September 28, 2022
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  • 11:31 am Four Federal Agencies Plan Broad GHG Reduction Push
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The National Transportation Safety Board said a new National Highway Traffic Safety Administration study released on February 1 validates an NTSB safety recommendation made in June 2013 that lowering the blood alcohol concentration or BAC limit from .08 to .05 will save lives and increase road safety.

[Above graphic via the NTSB]

NTSB said NHTSA’s new report found that traffic deaths decreased in Utah after the state enacted a law to lower its impaired driving legal limit to .05 in 2018. According to the study, Utah’s drop in fatal crashes and its fatality rate – down 19.8 percent and 18.3 percent, respectively – represented a “significant improvement” compared to the rest of the United States in 2019, the year following Utah’s implementation of its lower BAC limit.

Image via NTSB

“For almost a decade, NTSB has advocated for lowering the BAC limit to reduce the number of impairment-related crashes,” explained NTSB’s Tom Chapman in a statement. “This study’s real-world results further prove what we already knew – lowering the BAC limit saves lives in the United States. The hope is that other states will see these results and join Utah in passing legislation for .05.”

A previous NTSB study, conducted in 2017, estimated that lowering the BAC in every state would likely reduce the number of fatal alcohol crashes by 11 percent, potentially saving about 1,800 lives a year and preventing thousands more life-altering injuries.

NHTSA added in a statement that alcohol-impaired-driving arrests did not climb sharply after Utah’s lower BAC limit law went into effect. The agency noted that 8,828 statewide arrests made for drunk driving in 2016 – the last full year before Utah voted to change the law – declined to 8,512 arrests under the new BAC limit in 2019.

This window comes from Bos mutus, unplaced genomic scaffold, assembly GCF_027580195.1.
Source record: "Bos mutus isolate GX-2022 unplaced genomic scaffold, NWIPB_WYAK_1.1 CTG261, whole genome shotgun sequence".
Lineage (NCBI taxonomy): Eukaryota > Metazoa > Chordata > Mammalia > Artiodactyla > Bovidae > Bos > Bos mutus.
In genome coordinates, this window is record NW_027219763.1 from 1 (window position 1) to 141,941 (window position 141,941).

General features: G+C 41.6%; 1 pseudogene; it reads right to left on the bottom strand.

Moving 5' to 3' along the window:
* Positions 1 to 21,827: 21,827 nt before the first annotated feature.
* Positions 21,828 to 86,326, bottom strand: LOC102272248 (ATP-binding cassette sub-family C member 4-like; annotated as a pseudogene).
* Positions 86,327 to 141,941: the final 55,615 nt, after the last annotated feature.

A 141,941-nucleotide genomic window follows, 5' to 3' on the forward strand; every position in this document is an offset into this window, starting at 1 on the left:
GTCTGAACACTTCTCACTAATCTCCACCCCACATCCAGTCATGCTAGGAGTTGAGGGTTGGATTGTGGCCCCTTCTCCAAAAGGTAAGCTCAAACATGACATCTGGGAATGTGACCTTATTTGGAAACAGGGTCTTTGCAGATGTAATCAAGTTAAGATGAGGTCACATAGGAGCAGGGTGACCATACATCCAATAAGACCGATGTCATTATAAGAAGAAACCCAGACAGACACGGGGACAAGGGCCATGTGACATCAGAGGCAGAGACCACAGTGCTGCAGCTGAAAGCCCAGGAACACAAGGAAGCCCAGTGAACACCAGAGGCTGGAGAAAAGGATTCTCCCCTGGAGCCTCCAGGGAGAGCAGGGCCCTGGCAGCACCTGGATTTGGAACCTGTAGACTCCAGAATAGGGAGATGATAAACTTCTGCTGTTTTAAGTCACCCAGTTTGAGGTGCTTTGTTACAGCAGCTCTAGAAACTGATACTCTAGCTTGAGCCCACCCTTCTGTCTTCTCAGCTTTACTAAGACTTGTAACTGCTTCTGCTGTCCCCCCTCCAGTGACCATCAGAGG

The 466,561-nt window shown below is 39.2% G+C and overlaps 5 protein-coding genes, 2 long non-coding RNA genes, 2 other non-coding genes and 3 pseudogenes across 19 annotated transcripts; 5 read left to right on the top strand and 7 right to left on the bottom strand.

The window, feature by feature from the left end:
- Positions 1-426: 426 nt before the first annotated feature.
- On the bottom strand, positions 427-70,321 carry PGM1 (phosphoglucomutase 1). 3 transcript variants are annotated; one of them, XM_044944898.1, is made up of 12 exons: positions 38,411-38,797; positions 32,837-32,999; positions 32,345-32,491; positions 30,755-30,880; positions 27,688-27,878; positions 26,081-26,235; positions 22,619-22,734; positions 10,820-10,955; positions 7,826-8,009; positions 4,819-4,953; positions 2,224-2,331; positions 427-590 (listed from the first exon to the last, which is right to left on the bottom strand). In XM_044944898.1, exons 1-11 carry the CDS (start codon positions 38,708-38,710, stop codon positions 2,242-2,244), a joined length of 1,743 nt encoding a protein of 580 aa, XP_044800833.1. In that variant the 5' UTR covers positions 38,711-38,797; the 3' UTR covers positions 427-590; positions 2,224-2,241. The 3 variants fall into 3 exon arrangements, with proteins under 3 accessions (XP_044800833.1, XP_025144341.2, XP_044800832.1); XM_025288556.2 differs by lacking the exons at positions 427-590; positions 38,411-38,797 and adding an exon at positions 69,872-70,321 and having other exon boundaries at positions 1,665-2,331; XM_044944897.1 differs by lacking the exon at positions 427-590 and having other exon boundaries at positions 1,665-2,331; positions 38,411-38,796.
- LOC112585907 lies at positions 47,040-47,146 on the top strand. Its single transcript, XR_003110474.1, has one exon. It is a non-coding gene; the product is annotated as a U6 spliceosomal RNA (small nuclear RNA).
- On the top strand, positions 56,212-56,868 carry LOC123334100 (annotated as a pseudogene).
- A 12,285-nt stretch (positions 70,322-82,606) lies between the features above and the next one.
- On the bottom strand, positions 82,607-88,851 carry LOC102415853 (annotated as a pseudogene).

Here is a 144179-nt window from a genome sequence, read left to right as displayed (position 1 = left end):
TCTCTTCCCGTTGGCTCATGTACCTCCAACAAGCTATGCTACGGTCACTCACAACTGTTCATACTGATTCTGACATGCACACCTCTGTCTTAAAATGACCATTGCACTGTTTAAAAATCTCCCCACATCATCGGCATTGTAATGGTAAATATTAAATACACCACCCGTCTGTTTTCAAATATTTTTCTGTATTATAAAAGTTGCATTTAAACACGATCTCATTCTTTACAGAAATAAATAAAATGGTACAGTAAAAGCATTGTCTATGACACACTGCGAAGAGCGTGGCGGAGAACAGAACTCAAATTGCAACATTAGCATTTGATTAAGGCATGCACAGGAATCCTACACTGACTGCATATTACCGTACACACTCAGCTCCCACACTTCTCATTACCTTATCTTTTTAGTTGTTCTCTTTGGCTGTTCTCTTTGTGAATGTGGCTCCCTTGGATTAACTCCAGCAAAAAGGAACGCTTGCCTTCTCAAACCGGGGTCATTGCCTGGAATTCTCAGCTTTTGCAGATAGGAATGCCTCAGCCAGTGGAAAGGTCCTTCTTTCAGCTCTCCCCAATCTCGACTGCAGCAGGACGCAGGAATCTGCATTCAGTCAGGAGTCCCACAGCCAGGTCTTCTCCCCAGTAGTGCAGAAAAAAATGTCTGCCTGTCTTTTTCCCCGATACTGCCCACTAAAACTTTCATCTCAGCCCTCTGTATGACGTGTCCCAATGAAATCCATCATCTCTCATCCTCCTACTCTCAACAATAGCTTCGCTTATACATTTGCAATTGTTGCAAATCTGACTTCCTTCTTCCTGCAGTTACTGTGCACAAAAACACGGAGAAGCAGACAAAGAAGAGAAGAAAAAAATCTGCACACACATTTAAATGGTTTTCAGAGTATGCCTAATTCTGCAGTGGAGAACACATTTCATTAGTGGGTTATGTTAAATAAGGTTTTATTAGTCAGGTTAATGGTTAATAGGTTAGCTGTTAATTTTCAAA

Photo via the Pennsylvania State Police.

Meanwhile, state departments of transportation across the country remain engaged in a variety of efforts to reduce impaired driving – whether from alcohol or drugs – along with initiatives to boost seat belt use, reduce cell phone use while driving, and other beneficial safety practices.

The Pennsylvania Department of Transportation, for example, recently launched a joint initiative with the Pennsylvania State Police on February 15 to get motorists statewide to “slow down, pay attention, never drive impaired, and buckle up.”

PennDOT noted in a statement that while data shows fatalities in crashes involving drinking drivers have been declining in recent years, fatalities in crashes involving drugged drivers have been increasing.

In addition, in November 2021, the Governors Highway Safety Association – in partnership with Uber – awarded state DOTs in Colorado, Connecticut, Maryland, New Mexico, and Texas a total of $95,000 in grant funds and Uber ride credits to help prevent impaired driving during the 2021 holiday season.

Now in its fourth year, the program encourages people who consume alcohol or other impairing substances to use ride-hailing services instead of putting themselves and others on the road at risk by getting behind the wheel.

editor@aashto.org

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